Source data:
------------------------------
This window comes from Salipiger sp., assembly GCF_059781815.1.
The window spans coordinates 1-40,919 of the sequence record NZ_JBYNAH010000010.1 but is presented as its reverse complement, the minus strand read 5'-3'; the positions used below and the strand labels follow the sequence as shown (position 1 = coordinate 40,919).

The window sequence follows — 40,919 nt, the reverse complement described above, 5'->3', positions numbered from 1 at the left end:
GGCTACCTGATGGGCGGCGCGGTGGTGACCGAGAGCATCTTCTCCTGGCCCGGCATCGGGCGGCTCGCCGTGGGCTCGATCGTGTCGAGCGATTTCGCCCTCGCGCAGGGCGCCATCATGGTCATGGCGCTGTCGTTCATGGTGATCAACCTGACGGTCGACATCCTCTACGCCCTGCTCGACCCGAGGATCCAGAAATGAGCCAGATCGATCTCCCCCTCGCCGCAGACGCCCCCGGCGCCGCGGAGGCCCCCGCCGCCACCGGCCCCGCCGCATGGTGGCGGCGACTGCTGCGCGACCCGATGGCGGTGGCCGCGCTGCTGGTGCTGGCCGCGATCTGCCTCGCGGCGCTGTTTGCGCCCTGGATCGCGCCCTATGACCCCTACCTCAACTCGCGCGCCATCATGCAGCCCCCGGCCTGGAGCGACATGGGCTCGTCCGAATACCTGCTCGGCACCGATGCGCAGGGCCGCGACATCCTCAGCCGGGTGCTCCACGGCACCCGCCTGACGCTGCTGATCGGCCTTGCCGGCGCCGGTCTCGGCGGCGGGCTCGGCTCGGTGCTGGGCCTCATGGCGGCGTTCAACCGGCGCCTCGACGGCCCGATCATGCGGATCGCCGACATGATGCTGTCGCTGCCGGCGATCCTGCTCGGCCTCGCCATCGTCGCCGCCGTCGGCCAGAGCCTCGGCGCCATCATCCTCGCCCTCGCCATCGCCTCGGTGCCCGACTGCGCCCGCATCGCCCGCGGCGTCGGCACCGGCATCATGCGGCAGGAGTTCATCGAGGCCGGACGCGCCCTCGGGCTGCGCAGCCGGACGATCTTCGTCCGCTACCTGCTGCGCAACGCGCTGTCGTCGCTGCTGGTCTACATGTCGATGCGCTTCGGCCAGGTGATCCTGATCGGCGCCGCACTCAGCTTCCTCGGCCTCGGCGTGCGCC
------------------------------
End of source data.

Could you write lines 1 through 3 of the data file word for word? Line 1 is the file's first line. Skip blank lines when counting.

This window comes from Salipiger sp., assembly GCF_059781815.1.
The window spans coordinates 1-40,919 of the sequence record NZ_JBYNAH010000010.1 but is presented as its reverse complement, the minus strand read 5'-3'; the positions used below and the strand labels follow the sequence as shown (position 1 = coordinate 40,919).

The window sequence follows — 40,919 nt, the reverse complement described above, 5'->3', positions numbered from 1 at the left end: